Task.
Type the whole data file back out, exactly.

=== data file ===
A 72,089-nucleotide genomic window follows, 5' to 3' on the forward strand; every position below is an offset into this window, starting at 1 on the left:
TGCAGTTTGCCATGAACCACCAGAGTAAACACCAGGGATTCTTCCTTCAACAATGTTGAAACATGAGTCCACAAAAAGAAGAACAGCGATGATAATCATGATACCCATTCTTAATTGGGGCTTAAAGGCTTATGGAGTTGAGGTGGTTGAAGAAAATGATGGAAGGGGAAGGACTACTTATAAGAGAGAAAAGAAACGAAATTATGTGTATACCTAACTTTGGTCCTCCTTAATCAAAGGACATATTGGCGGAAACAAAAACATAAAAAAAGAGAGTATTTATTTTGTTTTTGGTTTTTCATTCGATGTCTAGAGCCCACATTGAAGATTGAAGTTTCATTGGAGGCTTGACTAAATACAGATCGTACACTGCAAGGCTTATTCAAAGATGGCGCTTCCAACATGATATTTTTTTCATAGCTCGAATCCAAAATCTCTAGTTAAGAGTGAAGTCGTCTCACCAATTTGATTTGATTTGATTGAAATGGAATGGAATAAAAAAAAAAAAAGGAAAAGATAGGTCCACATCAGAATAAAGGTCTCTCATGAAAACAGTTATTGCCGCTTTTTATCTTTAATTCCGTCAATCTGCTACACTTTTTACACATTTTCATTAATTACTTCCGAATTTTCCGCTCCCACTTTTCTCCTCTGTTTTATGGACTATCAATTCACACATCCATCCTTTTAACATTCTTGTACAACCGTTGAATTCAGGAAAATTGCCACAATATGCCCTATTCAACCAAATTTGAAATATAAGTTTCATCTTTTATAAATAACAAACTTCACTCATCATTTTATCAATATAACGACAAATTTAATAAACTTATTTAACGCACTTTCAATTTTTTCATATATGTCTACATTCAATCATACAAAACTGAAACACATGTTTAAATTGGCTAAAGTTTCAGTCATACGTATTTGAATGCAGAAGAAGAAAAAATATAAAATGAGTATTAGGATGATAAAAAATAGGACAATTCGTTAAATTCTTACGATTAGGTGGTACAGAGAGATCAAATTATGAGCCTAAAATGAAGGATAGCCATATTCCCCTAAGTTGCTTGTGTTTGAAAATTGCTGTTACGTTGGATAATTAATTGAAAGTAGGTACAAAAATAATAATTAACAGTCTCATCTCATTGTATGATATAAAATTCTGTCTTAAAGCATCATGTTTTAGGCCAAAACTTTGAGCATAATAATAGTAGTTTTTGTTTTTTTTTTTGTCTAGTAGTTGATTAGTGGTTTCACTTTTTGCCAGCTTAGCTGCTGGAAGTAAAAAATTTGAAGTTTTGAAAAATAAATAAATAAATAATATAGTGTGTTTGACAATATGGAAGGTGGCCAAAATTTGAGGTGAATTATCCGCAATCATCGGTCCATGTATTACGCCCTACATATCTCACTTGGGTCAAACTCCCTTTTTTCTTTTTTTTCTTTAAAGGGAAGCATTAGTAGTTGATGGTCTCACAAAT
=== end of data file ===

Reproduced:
A 72,089-nucleotide genomic window follows, 5' to 3' on the forward strand; every position below is an offset into this window, starting at 1 on the left:
TGCAGTTTGCCATGAACCACCAGAGTAAACACCAGGGATTCTTCCTTCAACAATGTTGAAACATGAGTCCACAAAAAGAAGAACAGCGATGATAATCATGATACCCATTCTTAATTGGGGCTTAAAGGCTTATGGAGTTGAGGTGGTTGAAGAAAATGATGGAAGGGGAAGGACTACTTATAAGAGAGAAAAGAAACGAAATTATGTGTATACCTAACTTTGGTCCTCCTTAATCAAAGGACATATTGGCGGAAACAAAAACATAAAAAAAGAGAGTATTTATTTTGTTTTTGGTTTTTCATTCGATGTCTAGAGCCCACATTGAAGATTGAAGTTTCATTGGAGGCTTGACTAAATACAGATCGTACACTGCAAGGCTTATTCAAAGATGGCGCTTCCAACATGATATTTTTTTCATAGCTCGAATCCAAAATCTCTAGTTAAGAGTGAAGTCGTCTCACCAATTTGATTTGATTTGATTGAAATGGAATGGAATAAAAAAAAAAAAAGGAAAAGATAGGTCCACATCAGAATAAAGGTCTCTCATGAAAACAGTTATTGCCGCTTTTTATCTTTAATTCCGTCAATCTGCTACACTTTTTACACATTTTCATTAATTACTTCCGAATTTTCCGCTCCCACTTTTCTCCTCTGTTTTATGGACTATCAATTCACACATCCATCCTTTTAACATTCTTGTACAACCGTTGAATTCAGGAAAATTGCCACAATATGCCCTATTCAACCAAATTTGAAATATAAGTTTCATCTTTTATAAATAACAAACTTCACTCATCATTTTATCAATATAACGACAAATTTAATAAACTTATTTAACGCACTTTCAATTTTTTCATATATGTCTACATTCAATCATACAAAACTGAAACACATGTTTAAATTGGCTAAAGTTTCAGTCATACGTATTTGAATGCAGAAGAAGAAAAAATATAAAATGAGTATTAGGATGATAAAAAATAGGACAATTCGTTAAATTCTTACGATTAGGTGGTACAGAGAGATCAAATTATGAGCCTAAAATGAAGGATAGCCATATTCCCCTAAGTTGCTTGTGTTTGAAAATTGCTGTTACGTTGGATAATTAATTGAAAGTAGGTACAAAAATAATAATTAACAGTCTCATCTCATTGTATGATATAAAATTCTGTCTTAAAGCATCATGTTTTAGGCCAAAACTTTGAGCATAATAATAGTAGTTTTTGTTTTTTTTTTTGTCTAGTAGTTGATTAGTGGTTTCACTTTTTGCCAGCTTAGCTGCTGGAAGTAAAAAATTTGAAGTTTTGAAAAATAAATAAATAAATAATATAGTGTGTTTGACAATATGGAAGGTGGCCAAAATTTGAGGTGAATTATCCGCAATCATCGGTCCATGTATTACGCCCTACATATCTCACTTGGGTCAAACTCCCTTTTTTCTTTTTTTTCTTTAAAGGGAAGCATTAGTAGTTGATGGTCTCACAAAT